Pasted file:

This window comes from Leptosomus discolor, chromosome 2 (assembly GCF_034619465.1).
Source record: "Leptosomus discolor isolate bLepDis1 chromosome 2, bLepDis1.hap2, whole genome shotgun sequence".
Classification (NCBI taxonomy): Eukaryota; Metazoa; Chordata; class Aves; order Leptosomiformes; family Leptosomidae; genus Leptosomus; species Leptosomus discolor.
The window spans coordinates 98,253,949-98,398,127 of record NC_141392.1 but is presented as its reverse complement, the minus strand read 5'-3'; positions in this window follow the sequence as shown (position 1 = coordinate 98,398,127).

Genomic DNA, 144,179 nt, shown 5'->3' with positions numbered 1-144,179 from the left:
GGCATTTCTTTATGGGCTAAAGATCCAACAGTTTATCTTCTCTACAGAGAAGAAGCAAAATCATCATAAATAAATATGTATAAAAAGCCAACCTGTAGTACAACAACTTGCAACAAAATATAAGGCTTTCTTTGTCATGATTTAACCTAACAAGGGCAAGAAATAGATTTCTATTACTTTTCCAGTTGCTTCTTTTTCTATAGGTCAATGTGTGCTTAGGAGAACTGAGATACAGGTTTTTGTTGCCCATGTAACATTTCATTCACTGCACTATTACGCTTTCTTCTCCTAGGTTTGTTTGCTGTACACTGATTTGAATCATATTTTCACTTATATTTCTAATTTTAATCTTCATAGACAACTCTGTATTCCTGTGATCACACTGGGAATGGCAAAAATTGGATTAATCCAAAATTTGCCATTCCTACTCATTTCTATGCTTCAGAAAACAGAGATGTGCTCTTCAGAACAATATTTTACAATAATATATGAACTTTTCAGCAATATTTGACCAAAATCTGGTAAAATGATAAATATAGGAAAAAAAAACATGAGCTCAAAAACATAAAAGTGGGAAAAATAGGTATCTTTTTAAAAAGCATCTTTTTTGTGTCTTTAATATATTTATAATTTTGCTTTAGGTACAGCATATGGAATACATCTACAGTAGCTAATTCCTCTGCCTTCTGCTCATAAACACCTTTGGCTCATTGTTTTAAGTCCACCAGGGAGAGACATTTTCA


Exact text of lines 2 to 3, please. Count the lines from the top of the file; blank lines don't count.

Source record: "Leptosomus discolor isolate bLepDis1 chromosome 2, bLepDis1.hap2, whole genome shotgun sequence".
Classification (NCBI taxonomy): Eukaryota; Metazoa; Chordata; class Aves; order Leptosomiformes; family Leptosomidae; genus Leptosomus; species Leptosomus discolor.